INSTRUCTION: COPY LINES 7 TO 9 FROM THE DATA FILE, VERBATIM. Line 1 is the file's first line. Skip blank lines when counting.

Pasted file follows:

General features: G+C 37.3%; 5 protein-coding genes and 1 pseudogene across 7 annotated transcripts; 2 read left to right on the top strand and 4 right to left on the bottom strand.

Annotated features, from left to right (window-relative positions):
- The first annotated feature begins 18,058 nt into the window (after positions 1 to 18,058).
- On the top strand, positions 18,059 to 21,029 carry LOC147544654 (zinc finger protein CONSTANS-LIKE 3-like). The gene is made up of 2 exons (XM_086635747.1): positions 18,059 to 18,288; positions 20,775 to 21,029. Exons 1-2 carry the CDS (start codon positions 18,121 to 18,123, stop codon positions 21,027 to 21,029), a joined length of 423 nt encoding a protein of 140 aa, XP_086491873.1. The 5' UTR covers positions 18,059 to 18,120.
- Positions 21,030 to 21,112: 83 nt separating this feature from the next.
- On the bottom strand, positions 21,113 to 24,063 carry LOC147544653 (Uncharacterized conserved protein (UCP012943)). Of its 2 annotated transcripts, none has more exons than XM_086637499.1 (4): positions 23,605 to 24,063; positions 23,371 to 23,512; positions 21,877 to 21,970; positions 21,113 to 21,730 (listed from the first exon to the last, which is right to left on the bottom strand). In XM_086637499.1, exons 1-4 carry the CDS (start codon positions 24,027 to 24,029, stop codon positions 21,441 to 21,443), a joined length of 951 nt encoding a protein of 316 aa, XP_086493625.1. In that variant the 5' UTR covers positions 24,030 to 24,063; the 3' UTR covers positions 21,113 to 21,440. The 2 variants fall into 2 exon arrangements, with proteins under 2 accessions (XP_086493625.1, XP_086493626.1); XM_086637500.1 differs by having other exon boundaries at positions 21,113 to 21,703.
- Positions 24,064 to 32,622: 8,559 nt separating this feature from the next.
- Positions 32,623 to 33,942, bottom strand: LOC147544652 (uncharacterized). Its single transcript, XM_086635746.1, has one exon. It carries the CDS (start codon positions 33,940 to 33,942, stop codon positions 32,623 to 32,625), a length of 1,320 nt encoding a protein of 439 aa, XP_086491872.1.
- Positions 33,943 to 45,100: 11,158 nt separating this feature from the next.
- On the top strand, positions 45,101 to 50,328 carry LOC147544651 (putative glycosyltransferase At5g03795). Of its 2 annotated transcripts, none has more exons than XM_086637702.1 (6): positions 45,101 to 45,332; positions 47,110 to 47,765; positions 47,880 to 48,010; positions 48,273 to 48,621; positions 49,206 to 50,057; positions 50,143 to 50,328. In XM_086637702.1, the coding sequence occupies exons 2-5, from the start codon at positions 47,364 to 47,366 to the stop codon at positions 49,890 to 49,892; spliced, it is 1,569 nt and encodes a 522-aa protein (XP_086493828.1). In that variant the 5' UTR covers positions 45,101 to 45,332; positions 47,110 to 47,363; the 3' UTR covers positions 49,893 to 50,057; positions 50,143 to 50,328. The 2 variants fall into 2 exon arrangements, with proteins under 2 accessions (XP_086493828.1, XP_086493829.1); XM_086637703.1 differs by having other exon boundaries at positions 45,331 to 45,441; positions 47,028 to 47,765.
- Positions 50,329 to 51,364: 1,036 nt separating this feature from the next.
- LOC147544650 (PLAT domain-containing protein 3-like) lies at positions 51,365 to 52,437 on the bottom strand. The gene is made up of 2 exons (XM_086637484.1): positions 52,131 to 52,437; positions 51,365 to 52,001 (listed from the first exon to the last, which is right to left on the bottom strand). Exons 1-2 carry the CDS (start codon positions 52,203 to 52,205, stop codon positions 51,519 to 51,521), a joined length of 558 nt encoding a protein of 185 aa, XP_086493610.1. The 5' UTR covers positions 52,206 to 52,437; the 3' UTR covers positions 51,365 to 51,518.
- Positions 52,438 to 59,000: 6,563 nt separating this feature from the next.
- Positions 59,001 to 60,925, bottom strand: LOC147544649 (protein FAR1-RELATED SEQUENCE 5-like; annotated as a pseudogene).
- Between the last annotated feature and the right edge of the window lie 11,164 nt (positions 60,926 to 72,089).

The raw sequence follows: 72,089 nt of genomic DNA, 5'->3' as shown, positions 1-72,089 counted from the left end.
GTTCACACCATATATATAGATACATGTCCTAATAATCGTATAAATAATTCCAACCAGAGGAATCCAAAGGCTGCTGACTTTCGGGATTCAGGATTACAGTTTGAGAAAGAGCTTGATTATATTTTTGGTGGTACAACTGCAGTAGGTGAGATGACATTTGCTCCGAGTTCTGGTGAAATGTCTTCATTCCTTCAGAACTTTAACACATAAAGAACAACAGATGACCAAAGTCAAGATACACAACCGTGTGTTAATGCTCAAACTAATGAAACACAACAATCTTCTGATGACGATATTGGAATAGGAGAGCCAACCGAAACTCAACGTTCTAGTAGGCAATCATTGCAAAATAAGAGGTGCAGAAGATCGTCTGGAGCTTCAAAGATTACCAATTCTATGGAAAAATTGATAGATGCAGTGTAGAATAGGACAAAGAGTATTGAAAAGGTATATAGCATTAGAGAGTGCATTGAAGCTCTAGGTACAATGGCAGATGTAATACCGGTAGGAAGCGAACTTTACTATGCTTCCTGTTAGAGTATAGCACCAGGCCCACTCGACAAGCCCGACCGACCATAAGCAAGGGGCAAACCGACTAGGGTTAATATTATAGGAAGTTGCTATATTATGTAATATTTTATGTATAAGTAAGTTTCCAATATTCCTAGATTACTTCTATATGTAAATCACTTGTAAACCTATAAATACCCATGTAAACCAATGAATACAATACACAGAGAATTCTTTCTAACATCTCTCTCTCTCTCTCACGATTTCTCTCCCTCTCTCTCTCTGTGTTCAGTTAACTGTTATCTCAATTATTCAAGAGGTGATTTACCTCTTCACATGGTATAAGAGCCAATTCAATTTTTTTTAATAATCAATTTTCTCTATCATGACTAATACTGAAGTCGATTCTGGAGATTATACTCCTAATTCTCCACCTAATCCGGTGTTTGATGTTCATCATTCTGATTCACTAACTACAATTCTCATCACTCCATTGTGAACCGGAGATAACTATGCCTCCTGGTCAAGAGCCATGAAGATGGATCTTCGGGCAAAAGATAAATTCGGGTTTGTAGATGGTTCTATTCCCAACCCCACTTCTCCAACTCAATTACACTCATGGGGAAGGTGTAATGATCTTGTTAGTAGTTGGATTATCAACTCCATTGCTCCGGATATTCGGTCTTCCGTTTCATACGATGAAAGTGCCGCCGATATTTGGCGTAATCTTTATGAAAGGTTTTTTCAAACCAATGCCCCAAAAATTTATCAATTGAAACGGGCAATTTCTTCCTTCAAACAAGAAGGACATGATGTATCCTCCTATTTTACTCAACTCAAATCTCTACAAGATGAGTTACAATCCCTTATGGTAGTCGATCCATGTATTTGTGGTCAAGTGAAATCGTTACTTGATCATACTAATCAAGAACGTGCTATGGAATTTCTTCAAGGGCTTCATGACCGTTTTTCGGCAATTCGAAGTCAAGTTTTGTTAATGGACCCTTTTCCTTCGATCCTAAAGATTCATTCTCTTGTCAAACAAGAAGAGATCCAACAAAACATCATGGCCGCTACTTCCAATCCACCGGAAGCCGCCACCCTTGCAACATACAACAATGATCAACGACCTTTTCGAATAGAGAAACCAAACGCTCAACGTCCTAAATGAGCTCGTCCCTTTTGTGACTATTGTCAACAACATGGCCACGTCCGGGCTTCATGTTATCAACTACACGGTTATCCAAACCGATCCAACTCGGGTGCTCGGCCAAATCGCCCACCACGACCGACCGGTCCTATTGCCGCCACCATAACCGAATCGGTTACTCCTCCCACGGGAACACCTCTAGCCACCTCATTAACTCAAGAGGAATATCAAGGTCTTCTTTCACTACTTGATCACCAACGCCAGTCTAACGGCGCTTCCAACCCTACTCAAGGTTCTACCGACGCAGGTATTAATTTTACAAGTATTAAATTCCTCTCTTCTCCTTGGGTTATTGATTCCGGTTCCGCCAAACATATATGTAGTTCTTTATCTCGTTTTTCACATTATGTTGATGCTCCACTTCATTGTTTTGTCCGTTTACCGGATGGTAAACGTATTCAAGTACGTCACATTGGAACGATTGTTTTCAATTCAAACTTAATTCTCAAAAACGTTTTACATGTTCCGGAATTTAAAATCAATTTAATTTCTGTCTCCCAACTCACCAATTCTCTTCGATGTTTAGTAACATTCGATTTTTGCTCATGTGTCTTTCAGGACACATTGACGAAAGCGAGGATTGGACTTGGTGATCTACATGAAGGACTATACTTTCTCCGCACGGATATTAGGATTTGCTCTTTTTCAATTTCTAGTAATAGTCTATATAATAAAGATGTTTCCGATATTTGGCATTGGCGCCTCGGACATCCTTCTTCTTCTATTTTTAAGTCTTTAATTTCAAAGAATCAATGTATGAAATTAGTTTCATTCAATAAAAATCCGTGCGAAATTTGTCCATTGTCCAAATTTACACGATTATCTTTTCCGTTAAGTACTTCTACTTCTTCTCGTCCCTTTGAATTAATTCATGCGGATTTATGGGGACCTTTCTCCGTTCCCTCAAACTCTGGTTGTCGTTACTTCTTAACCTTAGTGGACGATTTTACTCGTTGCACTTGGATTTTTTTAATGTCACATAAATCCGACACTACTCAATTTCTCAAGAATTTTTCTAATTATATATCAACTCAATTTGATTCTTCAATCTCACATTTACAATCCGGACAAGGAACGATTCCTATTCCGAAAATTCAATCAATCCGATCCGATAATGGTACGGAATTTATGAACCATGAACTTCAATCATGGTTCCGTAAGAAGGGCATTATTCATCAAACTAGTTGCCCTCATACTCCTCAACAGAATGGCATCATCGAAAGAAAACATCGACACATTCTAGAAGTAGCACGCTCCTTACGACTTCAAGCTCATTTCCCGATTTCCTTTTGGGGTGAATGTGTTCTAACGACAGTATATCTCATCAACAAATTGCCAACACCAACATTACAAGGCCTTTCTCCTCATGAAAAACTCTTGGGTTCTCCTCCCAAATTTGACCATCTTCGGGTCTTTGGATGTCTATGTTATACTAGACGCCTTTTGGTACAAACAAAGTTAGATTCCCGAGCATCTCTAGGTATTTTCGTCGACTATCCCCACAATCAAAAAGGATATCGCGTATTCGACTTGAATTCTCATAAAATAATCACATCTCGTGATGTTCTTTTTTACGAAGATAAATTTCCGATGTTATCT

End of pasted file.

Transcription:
- Positions 24,064 to 32,622: 8,559 nt separating this feature from the next.
- Positions 32,623 to 33,942, bottom strand: LOC147544652 (uncharacterized). Its single transcript, XM_086635746.1, has one exon. It carries the CDS (start codon positions 33,940 to 33,942, stop codon positions 32,623 to 32,625), a length of 1,320 nt encoding a protein of 439 aa, XP_086491872.1.
- Positions 33,943 to 45,100: 11,158 nt separating this feature from the next.